- The Washington Times - Wednesday, June 9, 2021

Sen. Joe Manchin III on Wednesday led fellow Democrats in introducing legislation that would force the U.S. national soccer team to pay an equitable sum to male and female players.

Titled the Give Our Athletes Level Salaries (GOALS) Act, the legislation would withhold federal funding from the 2026 World Cup unless the U.S. Soccer Federation agrees to equal pay. The legislation, which has been introduced in prior years to limited success, is favored by Democrats and the Biden White House ahead of the 2026 games, a part of which will be hosted in the U.S.

“The first vote I took as a Senator was to support paycheck fairness, and to this day, I am proud to lead the fight for equal pay across all workplaces, including the soccer field,” said Mr. Manchin, West Virginia Democrat. “I urge my colleagues on both sides of the aisle to support this commonsense bill to ensure a level playing field for everyone, including our top-notch U.S. Women’s National Soccer Team.”

Mr. Manchin’s introduction of the act comes amid backlash from progressives over his decision to oppose President Biden’s elections overhaul legislation as well as the elimination of the Senate filibuster.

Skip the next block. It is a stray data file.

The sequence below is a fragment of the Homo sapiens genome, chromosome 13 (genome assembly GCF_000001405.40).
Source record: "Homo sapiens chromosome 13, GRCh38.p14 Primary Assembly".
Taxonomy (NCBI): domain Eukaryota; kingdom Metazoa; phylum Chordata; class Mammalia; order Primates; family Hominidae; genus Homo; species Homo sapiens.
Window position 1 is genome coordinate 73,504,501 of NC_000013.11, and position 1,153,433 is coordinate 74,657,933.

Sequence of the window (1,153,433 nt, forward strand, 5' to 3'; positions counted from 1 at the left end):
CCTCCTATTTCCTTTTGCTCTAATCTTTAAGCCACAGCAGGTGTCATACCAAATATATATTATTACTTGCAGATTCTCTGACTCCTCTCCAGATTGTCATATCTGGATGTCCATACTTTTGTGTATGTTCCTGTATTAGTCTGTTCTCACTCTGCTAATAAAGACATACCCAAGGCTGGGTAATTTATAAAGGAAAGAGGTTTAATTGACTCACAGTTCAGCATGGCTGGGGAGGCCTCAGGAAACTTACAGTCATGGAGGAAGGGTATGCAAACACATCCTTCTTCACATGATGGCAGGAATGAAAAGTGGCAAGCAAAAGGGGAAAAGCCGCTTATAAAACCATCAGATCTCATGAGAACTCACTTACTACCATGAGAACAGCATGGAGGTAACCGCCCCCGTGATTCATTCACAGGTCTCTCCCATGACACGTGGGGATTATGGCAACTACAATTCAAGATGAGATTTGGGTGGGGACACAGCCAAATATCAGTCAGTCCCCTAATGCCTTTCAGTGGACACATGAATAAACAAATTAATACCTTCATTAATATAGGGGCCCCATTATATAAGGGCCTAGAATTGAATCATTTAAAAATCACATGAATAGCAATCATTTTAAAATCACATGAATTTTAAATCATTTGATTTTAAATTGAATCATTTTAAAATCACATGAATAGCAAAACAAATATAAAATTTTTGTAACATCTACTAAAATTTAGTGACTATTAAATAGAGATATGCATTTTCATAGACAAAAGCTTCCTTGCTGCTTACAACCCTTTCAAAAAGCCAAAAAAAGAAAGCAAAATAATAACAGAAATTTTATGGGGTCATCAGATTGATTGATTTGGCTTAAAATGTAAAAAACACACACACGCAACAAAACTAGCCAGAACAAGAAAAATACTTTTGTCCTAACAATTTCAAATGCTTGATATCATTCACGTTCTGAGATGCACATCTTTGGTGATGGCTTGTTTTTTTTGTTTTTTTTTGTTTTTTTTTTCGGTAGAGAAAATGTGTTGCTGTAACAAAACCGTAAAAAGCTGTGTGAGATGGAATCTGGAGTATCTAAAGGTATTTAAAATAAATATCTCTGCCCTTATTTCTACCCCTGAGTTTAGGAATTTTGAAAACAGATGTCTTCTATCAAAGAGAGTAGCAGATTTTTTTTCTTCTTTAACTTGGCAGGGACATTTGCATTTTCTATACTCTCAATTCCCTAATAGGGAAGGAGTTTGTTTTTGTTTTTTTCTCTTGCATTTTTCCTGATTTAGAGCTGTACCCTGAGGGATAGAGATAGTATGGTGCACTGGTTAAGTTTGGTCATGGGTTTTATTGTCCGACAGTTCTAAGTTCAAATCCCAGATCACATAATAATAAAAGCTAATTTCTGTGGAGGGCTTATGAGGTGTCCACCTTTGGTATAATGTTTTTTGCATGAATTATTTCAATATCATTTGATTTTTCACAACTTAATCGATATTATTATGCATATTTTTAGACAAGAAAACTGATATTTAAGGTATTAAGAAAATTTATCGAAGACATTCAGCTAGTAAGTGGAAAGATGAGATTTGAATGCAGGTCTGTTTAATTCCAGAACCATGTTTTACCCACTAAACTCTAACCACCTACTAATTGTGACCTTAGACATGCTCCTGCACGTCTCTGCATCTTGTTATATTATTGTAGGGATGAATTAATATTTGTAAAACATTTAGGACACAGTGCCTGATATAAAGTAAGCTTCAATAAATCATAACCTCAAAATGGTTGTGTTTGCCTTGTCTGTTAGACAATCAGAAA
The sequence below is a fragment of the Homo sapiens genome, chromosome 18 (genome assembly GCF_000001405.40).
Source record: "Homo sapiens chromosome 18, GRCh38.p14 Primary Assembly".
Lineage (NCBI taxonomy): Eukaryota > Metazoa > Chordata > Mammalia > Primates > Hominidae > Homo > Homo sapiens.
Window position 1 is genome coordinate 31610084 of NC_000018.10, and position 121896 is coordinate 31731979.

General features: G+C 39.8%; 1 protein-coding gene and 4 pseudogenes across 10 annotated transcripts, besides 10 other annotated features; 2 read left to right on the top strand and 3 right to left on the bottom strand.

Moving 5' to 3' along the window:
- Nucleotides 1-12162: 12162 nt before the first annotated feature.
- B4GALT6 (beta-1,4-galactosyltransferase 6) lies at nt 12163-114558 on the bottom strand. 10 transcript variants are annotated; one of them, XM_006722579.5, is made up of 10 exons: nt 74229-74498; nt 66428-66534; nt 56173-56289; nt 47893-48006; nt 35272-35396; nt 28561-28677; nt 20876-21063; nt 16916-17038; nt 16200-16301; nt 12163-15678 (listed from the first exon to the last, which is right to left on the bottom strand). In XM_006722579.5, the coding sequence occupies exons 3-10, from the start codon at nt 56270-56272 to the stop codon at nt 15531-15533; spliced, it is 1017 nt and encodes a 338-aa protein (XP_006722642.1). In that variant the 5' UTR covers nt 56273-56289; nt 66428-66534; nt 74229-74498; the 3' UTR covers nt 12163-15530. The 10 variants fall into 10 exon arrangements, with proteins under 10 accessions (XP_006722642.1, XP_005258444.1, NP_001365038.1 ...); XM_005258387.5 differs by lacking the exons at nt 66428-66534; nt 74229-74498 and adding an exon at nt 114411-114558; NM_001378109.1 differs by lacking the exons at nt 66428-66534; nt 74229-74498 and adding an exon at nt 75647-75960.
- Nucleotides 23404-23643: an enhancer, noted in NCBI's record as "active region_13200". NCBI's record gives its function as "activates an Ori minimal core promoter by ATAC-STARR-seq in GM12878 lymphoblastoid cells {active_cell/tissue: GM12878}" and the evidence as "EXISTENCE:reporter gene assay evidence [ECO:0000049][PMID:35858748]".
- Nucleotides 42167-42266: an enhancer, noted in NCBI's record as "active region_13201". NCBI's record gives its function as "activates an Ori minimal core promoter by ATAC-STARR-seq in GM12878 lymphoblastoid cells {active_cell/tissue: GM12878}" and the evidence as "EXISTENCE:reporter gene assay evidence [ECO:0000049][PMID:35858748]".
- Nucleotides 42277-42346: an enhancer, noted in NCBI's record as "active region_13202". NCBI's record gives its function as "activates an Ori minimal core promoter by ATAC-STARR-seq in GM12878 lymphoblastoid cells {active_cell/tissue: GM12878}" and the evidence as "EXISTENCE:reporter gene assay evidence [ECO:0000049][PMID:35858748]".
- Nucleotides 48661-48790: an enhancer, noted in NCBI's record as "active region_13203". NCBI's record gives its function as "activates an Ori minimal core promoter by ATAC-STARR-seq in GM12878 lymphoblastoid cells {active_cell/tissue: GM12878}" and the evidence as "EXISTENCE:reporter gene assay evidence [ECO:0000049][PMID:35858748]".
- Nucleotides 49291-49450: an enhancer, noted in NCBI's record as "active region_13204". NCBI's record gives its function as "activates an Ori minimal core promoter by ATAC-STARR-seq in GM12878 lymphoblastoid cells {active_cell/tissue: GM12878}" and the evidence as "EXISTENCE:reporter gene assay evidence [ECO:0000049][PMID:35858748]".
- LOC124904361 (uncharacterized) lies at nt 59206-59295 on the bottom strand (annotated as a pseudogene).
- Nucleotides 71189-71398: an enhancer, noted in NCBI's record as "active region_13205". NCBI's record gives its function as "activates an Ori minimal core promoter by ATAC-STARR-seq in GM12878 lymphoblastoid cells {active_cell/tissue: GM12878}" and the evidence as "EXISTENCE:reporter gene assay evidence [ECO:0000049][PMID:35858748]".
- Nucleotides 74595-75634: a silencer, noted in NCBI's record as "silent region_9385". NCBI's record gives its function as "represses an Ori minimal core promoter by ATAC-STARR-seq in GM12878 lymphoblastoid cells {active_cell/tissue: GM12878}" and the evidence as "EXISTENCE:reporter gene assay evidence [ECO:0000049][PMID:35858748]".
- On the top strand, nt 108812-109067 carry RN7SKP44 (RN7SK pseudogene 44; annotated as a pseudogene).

It also comes one day after the Senate failed to advance legislation to address the pay gap between men and women. Although it is already illegal to discriminate between sexes when it comes to wages, Democratic lawmakers argue there is no proper way to ensure its enforcement.

Democrats, including Mr. Manchin, hope that by making an example out of the U.S. Soccer Federation they can build broader momentum for broader pay equity legislation.

“While we were unable to pass the much-needed legislation last night, today I’m introducing the GOALS Act with my Senate colleagues to ensure that our phenomenal U.S. Women’s National Soccer Team are paid equitably compared to their male counterparts,” said Mr. Manchin.

Mr. Manchin and Sen. Maria Cantwell, Washington Democrat, led 13 fellow Democrats in championing the GOALS Act.

• Haris Alic can be reached at halic@washingtontimes.com.

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